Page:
Sep 12, 2017

Typhoon “Lanie” and Tropical Depression “Maring” are now both in the Philippine area of responsibility, and boy are we feeling it. Aside from gloomy weather, streets made impassable by flood are solid proof of the two weather disturbances.

Filipinos aren’t waterproof, but they can sure put up a fight when typhoons hit. Call it resilience or the Filipino spirit or whatever you want, but the point is, we survive (because we have to)—and some of us even find time to pause for the camera even when we’re swimming in nasty, murky floodwater.

Don’t believe me? Turn on the news now and I bet you, somewhere in that news clip, you’ll see what I’m talking about. Or better yet, take a look at this:

nolisoliph manila flood

nolisoliph manila flood

nolisoliph manila flood
Photos courtesy of Wheng in Manila

Of course it isn’t all smiles for everyone—it’s still a calamity after all. But Filipinos are no stranger to natural disasters. The country has been dealing with flood ever since the the Spanish occupation. How did our ancestors deal with typhoons? Did they have it worse? Did they, too, pause for the camera to smile even when they were braving flooded streets?

Apparently, the answer is yes. But some weren’t as pleased as this family casually posing in front of their flooded home in the ’30s. Just take a look at this kid, who was walking along one of Manila’s flooded streets in 1904. She might actually remind you of how you looked earlier today on the way to work.

Much like how we get around by car—or in worse situations by rubber boat—when streets are flooded, Filipinos in the early times also developed ways of traveling in floodwater.

Some used big batyas or wash bins.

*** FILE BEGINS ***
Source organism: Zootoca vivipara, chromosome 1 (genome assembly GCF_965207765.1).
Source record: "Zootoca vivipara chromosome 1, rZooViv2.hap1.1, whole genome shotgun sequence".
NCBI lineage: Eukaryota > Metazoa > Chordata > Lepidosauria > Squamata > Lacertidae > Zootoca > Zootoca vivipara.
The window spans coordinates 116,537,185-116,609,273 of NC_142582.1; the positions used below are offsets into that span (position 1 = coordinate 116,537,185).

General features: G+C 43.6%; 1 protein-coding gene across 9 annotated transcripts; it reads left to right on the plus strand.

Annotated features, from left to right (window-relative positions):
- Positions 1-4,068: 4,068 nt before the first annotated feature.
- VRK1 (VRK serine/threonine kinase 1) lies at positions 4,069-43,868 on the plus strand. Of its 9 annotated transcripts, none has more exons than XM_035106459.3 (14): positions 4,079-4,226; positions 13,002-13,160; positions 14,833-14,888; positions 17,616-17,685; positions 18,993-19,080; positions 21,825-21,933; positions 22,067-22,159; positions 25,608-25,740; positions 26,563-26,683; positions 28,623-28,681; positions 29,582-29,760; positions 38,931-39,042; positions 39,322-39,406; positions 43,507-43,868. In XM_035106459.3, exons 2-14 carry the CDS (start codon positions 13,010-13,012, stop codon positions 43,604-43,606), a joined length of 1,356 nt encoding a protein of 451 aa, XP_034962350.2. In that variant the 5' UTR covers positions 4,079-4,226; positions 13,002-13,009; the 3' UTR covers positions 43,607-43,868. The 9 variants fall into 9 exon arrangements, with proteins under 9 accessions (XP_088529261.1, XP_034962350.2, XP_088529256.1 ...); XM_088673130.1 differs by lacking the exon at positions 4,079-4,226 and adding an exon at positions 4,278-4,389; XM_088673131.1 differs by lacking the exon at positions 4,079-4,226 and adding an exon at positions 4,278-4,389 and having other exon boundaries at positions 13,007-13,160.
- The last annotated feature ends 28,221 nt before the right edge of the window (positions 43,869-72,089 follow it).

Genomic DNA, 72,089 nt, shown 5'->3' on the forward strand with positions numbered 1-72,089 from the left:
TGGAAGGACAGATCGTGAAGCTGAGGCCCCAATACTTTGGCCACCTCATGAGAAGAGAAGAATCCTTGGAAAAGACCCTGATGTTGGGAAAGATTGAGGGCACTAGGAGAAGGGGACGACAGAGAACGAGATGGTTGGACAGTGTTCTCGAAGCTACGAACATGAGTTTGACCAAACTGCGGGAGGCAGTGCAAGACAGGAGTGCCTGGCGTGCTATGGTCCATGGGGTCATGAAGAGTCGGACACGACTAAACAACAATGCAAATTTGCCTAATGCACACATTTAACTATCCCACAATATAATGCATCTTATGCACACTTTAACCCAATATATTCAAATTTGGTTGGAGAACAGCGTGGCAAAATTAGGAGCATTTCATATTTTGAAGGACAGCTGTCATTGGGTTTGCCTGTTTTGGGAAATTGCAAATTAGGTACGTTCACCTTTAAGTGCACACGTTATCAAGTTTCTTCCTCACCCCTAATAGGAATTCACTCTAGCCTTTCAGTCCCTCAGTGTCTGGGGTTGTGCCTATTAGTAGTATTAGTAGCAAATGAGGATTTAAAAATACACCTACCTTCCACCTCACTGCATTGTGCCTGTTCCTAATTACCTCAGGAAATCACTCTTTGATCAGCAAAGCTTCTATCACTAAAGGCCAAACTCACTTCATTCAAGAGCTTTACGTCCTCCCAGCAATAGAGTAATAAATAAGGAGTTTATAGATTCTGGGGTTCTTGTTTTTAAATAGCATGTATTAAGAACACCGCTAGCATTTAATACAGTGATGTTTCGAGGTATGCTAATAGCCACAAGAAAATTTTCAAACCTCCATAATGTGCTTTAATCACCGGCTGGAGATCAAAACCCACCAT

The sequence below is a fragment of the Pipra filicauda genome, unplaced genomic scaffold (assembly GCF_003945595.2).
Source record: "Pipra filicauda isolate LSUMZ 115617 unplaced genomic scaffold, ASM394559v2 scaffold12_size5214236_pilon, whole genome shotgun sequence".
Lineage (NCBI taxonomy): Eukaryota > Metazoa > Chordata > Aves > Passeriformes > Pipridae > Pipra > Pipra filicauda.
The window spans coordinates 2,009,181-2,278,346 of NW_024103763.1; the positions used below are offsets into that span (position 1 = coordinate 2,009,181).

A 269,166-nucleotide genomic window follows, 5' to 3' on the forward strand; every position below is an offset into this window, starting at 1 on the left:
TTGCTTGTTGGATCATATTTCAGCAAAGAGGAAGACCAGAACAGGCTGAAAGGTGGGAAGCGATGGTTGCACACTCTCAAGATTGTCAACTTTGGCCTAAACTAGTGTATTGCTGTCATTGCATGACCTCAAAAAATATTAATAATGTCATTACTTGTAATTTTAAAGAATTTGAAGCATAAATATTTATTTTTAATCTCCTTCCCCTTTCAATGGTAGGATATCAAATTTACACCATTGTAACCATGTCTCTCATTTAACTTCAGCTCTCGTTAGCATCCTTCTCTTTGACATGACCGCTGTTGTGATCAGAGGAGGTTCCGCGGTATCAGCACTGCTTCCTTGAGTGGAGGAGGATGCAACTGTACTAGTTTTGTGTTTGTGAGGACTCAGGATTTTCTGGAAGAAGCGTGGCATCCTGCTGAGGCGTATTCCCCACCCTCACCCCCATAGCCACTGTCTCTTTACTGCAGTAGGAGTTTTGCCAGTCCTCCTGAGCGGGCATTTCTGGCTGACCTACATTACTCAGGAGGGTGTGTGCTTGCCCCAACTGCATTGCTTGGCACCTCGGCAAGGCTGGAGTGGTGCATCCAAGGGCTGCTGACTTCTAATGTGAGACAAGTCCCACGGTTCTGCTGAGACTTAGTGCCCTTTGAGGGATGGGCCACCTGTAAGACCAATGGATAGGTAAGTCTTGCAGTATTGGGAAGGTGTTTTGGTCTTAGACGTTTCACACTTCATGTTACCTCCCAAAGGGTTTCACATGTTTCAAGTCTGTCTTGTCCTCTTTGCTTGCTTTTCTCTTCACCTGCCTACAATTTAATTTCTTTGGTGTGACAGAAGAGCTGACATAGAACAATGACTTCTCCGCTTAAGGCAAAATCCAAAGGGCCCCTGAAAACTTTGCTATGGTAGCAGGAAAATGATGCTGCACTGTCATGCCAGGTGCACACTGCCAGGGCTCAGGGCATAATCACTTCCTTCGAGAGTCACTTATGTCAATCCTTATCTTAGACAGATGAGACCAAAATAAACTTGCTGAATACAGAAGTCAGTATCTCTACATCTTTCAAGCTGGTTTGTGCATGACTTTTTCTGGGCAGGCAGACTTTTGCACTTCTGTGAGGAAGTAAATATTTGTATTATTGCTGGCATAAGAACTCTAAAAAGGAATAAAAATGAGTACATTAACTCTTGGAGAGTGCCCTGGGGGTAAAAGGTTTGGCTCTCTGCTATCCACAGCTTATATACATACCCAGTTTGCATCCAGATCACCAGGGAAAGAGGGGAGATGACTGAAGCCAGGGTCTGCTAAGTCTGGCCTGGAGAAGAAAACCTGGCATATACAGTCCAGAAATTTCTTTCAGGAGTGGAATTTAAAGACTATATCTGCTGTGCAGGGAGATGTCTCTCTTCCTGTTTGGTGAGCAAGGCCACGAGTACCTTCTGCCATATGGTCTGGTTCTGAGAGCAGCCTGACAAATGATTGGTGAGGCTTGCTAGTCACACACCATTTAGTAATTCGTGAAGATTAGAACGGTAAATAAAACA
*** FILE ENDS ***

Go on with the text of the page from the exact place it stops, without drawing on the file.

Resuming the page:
Others used the bangka or a small rowboat, while others simply braved floodwater even when they were in baro’t sayas.

If there weren’t any bangkas around, animals would transport people through flooded streets.

Sometimes, the animals that pulled the kalesas around had to be taken inside when the water levels rose. The kalesas would then have to be pushed around by its owner. Luckily, bayanihan is common among Filipinos. Bystanders would willingly help push the kalesas to higher ground (if there was any).

Typhoons at that time also led to a lot of infrastructure damage.

nolisoliph manila flood nostalgia
The Bridge of Spain in Manila was heavily damaged after heavy rains made the the Pasig River overflow, flooding the streets of Manila in 1914. (Photo courtesy of Lou Gapal of Manila Nostalgia)

nolisoliph manila flood nostalgia

But even as time passed and technological advances allowed us to prepare more for these natural disasters, what shone through was the Filipino’s distinct adaptability and willingness to look on the bright side even when things got a little gloomy—or in this case, very wet.

Are you stuck at home or at the office? Or maybe stranded somewhere in between? Wherever you are right now, it looks like the weather’s not going to improve soon. So stay safe and have your flood survival kits ready. And most importantly, don’t forget to smile. The weather’s too gloomy as it is.

Header and featured images courtesy of Pinterest

Read more:

What should be in your flood survival kit

The cause of flood is not poor drainage system, it’s poor discipline

Residents of this Malabon compound have been dealing with waist-high flood for over 10 years

Why everyone needs to learn how to swim

Would you know what to do when lightning strikes?

TAGS: disaster preparedness flood manila nolisoliph philippines rain storm throwback thunderstorm Tropica Depression Maring tropical depression typhoon Typhoon Lanie